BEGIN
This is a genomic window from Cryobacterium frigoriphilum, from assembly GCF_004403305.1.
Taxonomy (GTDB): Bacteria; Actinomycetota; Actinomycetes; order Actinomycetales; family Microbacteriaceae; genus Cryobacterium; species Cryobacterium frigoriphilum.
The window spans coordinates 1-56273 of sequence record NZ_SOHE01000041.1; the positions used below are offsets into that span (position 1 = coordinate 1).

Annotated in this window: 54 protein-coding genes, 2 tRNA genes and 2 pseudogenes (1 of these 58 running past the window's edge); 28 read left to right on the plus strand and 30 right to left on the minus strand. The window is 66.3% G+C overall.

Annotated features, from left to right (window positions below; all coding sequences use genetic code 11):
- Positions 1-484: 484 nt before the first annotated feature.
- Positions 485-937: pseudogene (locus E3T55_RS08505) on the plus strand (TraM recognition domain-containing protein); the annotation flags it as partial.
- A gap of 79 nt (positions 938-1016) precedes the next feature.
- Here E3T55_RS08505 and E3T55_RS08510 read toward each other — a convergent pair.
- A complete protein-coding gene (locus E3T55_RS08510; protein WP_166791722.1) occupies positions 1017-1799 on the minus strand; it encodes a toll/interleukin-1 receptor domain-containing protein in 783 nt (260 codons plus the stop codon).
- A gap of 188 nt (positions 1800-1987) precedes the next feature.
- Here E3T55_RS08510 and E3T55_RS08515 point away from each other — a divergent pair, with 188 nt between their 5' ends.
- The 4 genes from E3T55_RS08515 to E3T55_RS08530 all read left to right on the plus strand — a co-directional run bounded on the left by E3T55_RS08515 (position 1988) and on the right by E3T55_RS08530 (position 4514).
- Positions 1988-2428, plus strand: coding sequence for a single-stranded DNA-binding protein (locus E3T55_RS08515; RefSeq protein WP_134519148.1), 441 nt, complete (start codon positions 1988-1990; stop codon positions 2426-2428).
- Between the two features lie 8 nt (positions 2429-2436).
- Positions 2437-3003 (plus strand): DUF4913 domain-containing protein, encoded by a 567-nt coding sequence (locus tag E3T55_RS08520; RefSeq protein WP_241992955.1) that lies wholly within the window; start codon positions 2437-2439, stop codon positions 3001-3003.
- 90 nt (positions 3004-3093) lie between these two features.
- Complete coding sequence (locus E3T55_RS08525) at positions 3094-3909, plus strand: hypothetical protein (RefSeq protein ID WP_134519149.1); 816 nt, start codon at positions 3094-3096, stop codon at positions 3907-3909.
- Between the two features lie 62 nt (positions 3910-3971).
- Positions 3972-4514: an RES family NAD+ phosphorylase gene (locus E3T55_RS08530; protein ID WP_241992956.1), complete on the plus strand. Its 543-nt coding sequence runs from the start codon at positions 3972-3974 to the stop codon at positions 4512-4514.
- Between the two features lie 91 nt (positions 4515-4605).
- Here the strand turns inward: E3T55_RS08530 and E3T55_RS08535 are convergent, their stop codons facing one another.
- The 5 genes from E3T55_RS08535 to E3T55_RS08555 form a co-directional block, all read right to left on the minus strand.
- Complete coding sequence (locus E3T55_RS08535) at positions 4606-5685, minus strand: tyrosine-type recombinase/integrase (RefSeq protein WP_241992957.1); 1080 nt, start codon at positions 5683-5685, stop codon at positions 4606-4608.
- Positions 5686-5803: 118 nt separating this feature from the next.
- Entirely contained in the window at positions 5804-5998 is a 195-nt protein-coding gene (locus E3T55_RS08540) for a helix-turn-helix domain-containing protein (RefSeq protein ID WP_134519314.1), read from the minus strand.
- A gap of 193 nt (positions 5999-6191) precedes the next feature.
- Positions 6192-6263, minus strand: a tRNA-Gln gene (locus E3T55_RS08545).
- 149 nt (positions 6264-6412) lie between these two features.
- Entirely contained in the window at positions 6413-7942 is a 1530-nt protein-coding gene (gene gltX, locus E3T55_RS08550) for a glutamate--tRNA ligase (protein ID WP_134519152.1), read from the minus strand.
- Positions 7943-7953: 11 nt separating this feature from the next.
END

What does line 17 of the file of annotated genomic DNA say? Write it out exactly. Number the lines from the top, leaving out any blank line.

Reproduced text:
- 90 nt (positions 3004-3093) lie between these two features.